During his State of the Union address, President Obama called on the Senate to cease their unprecedented obstruction of judicial nominees. With 32 judicial emergencies across the country, including 5 here at home, the time has come to put the qualified, nonpartisan judges nominated by Senators Cornyn and Hutchison on the bench.
From President Obama's address:
“Some of what's broken has to do with the way Congress does its business these days. A simple majority is no longer enough to get anything - even routine business - passed through the Senate. Neither party has been blameless in these tactics. Now both parties should put an end to it. For starters, I ask the Senate to pass a rule that all judicial and public service nominations receive a simple up or down vote within 90 days. “
As you know, Progress Texas has started the Texans for a Fair Judiciary coalition
. The coalition includes the following organizations: Progress Texas, Texas Watch, Texans for Public Justice, La Fe, Texans Together, and more. We are working to fill emergency vacancies in Texas' federal district courts. So far, our petition has gathered over 2,900 signatures
to the offices of Senators John Cornyn and Kay Bailey Hutchison.
Senator Cornyn and Hutchison have nominated U.S. Magistrate Judge David Guaderrama of El Paso for the Western District of Texas, and Assistant U.S. Attorney Gregg Costa of Houston for the Southern District of Texas. The nominations were supported by Texas Congressman Lloyd Doggett, a Democrat, and are only awaiting confirmation by the full U.S. Senate. Senator Cornyn made no mention of them in his response to the President’s State of the Union speech last night, but Cornyn has previously spoken out on the unnecessary delay of judicial nominees, saying:
“Far too many judicial and executive nominees have been delayed by the majority party of the Senate. An up-or-down vote is a matter of fundamental fairness, and it is the Senate’s constitutional duty to act on each nomination. It is also critically important to our judicial system and the proper functioning of our federal government to fill these positions. Senators have a right to vote for or against any nominee—but blocking votes on nominations is unacceptable.” – Senator Cornyn, 2/7/08.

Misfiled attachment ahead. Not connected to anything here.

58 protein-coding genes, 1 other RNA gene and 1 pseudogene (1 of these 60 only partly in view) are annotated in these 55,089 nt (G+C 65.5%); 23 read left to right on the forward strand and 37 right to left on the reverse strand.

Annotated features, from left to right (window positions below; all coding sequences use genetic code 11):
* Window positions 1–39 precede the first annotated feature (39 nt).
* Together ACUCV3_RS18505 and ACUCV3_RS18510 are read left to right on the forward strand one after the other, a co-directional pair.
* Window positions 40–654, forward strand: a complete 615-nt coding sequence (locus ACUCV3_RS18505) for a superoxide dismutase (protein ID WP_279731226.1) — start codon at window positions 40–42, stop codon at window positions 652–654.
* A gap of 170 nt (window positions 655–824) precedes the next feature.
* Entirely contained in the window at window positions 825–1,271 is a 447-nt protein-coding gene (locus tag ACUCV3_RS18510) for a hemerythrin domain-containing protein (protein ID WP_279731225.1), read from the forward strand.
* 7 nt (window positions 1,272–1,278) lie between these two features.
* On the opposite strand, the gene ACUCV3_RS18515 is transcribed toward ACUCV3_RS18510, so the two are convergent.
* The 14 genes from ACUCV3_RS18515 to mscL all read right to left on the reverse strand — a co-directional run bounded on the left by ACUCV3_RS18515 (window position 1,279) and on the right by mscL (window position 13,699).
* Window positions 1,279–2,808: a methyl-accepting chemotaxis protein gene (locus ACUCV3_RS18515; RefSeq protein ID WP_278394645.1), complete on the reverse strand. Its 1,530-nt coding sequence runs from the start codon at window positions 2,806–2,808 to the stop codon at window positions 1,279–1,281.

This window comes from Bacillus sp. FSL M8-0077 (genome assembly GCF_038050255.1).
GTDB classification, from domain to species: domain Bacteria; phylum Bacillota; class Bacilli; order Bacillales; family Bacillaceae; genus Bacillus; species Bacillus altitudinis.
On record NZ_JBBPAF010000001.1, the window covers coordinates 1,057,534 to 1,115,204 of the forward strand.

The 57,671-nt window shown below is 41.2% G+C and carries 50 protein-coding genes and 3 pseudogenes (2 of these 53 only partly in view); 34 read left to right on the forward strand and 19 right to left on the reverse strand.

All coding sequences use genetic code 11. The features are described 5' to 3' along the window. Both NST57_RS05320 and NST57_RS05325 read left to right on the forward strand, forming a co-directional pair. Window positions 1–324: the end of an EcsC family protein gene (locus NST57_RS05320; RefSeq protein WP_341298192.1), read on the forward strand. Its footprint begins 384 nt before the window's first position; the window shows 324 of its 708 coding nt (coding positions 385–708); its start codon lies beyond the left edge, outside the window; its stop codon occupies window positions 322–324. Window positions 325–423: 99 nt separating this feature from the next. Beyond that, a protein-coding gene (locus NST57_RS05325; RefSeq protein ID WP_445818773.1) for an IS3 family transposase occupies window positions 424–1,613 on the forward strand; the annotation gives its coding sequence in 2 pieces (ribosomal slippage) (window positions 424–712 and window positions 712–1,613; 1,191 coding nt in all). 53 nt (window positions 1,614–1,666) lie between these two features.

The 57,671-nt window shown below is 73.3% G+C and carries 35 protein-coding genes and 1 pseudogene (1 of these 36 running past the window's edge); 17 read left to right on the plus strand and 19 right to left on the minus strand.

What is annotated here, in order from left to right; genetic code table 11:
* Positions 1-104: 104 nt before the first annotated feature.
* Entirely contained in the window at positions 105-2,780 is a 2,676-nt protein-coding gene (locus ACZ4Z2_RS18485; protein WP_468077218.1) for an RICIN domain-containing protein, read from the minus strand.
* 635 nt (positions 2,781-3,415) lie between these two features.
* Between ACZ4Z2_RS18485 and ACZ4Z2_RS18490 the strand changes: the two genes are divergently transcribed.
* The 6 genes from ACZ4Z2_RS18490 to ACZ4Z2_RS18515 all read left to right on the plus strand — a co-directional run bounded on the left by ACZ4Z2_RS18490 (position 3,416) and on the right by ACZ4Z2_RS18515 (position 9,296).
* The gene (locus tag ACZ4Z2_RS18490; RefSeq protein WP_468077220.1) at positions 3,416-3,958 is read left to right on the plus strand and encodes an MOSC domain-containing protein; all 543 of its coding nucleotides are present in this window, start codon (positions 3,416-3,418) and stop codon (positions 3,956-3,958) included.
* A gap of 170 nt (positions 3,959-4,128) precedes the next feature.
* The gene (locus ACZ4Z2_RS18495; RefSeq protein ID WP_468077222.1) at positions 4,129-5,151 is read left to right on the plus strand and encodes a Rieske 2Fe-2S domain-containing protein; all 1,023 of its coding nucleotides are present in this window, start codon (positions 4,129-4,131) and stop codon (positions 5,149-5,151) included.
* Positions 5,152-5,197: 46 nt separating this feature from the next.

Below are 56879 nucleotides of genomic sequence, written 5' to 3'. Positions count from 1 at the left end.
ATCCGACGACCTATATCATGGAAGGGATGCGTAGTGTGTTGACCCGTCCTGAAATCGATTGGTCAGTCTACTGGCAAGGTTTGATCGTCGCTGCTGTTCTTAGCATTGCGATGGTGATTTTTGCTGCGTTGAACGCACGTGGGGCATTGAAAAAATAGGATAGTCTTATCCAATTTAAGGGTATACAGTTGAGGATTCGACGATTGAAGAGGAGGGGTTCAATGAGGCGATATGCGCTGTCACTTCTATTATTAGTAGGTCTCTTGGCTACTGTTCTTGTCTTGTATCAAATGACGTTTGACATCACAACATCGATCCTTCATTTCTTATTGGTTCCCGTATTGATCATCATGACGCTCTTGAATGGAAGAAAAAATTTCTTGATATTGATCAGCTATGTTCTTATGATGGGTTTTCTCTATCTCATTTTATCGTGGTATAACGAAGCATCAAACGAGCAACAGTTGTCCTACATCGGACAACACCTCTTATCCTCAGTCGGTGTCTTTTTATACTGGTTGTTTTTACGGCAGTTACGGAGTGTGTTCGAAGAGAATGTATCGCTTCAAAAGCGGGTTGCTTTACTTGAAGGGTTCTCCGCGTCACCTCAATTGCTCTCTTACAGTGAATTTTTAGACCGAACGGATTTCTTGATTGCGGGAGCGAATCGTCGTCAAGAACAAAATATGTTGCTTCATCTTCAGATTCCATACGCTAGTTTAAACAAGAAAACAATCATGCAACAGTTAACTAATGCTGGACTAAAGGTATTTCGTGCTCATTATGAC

Below is an issue primer on emergency districts. We promise to keep you up to date on this critical issue as we work on it more and more in the coming weeks and months.
Issue Primer: Judicial Emergencies in Texas
Who Have Senators Cornyn and Hutchison Nominated?
David Guaderrama is a U.S. Magistrate Judge David from El Paso. He was nominated to fill the emergency vacancy for the Western District of Texas. Gregg Costa is an Assistant U.S. Attorney from Houston. He was nominated to fill the emergency vacancy for the Southern District of Texas.
Do the nominations have bipartisan support?
Yes. The nominations were approved by Republican Texas Senators John Cornyn and Kay Bailey Hutchison. Texas Congressman Lloyd Doggett, a Democrat, also supported the two nominations, and President Obama formally nominated each judge last year.
Why is there a hold-up on their nominations?
Costa and Guaderrama were approved by the Senate Judiciary Committee last December, and are now waiting an up-or-down vote by the full U.S. Senate. The Republican Minority Leader in the Senate, Mitch McConnell, has stalled the nominations process intentionally to prevent any judges approved by President Obama, even though these nominees have large bipartisan support.
How many judicial emergencies are there across the country?
Roughly 10% of federal court seats are or will soon be vacant, including 32 seats across the country that have been designated “judicial emergencies.” 5 judicial emergencies are in Texas.
How long a delay has there been under the administrations of President Obama and President Bush?
After approval by the Judiciary Committee, circuit court nominees have waited an average of 136 days and district court nominees an average of 90 days for a vote from the full Senate under President Obama, in contrast to 30 days and 22 days respectively under President Bush.
What is an emergency district, exactly?
A judicial emergency is defined as the following:
• any vacancy in a court of appeals where adjusted filings per panel are in excess of 700;
• any vacancy in existence more than 18 months where adjusted filings are betwen 500 to 700 per panel.
• any vacancy where weighted filings are in excess of 600 per judgeship;
• any vacancy in existence more than 18 months where weighted filings are between 430 to 600 per judgeship;
• any court with more than one authorized judgeship and only one active judge.